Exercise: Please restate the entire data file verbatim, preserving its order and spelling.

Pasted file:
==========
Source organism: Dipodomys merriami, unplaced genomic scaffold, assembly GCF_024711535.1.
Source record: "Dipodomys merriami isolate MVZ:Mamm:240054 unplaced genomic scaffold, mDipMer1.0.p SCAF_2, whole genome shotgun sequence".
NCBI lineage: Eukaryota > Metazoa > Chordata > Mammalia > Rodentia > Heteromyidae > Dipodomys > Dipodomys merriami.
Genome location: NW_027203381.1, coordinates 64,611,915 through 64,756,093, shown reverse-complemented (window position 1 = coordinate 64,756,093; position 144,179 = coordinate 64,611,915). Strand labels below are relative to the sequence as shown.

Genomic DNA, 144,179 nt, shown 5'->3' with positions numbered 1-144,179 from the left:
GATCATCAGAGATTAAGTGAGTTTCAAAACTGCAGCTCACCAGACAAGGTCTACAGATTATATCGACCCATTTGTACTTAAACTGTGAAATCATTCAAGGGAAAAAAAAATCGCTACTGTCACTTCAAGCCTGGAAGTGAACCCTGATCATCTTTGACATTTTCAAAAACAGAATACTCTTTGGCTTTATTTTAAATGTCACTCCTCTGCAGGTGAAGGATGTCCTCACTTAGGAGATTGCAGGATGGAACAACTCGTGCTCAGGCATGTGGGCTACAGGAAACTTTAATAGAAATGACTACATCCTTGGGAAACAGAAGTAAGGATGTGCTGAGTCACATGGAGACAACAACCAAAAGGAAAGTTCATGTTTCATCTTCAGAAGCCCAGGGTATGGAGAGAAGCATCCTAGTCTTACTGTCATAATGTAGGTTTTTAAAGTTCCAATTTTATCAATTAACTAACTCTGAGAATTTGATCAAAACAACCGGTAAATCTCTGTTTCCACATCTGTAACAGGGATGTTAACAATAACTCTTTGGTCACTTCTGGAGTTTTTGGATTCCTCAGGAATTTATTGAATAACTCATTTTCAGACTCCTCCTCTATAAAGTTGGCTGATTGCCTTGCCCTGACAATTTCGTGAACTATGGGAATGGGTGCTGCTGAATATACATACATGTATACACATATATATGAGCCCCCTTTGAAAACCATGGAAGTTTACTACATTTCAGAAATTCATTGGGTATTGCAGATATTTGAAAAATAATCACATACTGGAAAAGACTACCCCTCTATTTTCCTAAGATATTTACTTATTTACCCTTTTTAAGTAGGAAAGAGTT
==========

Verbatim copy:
Source organism: Dipodomys merriami, unplaced genomic scaffold, assembly GCF_024711535.1.
Source record: "Dipodomys merriami isolate MVZ:Mamm:240054 unplaced genomic scaffold, mDipMer1.0.p SCAF_2, whole genome shotgun sequence".
NCBI lineage: Eukaryota > Metazoa > Chordata > Mammalia > Rodentia > Heteromyidae > Dipodomys > Dipodomys merriami.
Genome location: NW_027203381.1, coordinates 64,611,915 through 64,756,093, shown reverse-complemented (window position 1 = coordinate 64,756,093; position 144,179 = coordinate 64,611,915). Strand labels below are relative to the sequence as shown.

Genomic DNA, 144,179 nt, shown 5'->3' with positions numbered 1-144,179 from the left:
GATCATCAGAGATTAAGTGAGTTTCAAAACTGCAGCTCACCAGACAAGGTCTACAGATTATATCGACCCATTTGTACTTAAACTGTGAAATCATTCAAGGGAAAAAAAAATCGCTACTGTCACTTCAAGCCTGGAAGTGAACCCTGATCATCTTTGACATTTTCAAAAACAGAATACTCTTTGGCTTTATTTTAAATGTCACTCCTCTGCAGGTGAAGGATGTCCTCACTTAGGAGATTGCAGGATGGAACAACTCGTGCTCAGGCATGTGGGCTACAGGAAACTTTAATAGAAATGACTACATCCTTGGGAAACAGAAGTAAGGATGTGCTGAGTCACATGGAGACAACAACCAAAAGGAAAGTTCATGTTTCATCTTCAGAAGCCCAGGGTATGGAGAGAAGCATCCTAGTCTTACTGTCATAATGTAGGTTTTTAAAGTTCCAATTTTATCAATTAACTAACTCTGAGAATTTGATCAAAACAACCGGTAAATCTCTGTTTCCACATCTGTAACAGGGATGTTAACAATAACTCTTTGGTCACTTCTGGAGTTTTTGGATTCCTCAGGAATTTATTGAATAACTCATTTTCAGACTCCTCCTCTATAAAGTTGGCTGATTGCCTTGCCCTGACAATTTCGTGAACTATGGGAATGGGTGCTGCTGAATATACATACATGTATACACATATATATGAGCCCCCTTTGAAAACCATGGAAGTTTACTACATTTCAGAAATTCATTGGGTATTGCAGATATTTGAAAAATAATCACATACTGGAAAAGACTACCCCTCTATTTTCCTAAGATATTTACTTATTTACCCTTTTTAAGTAGGAAAGAGTT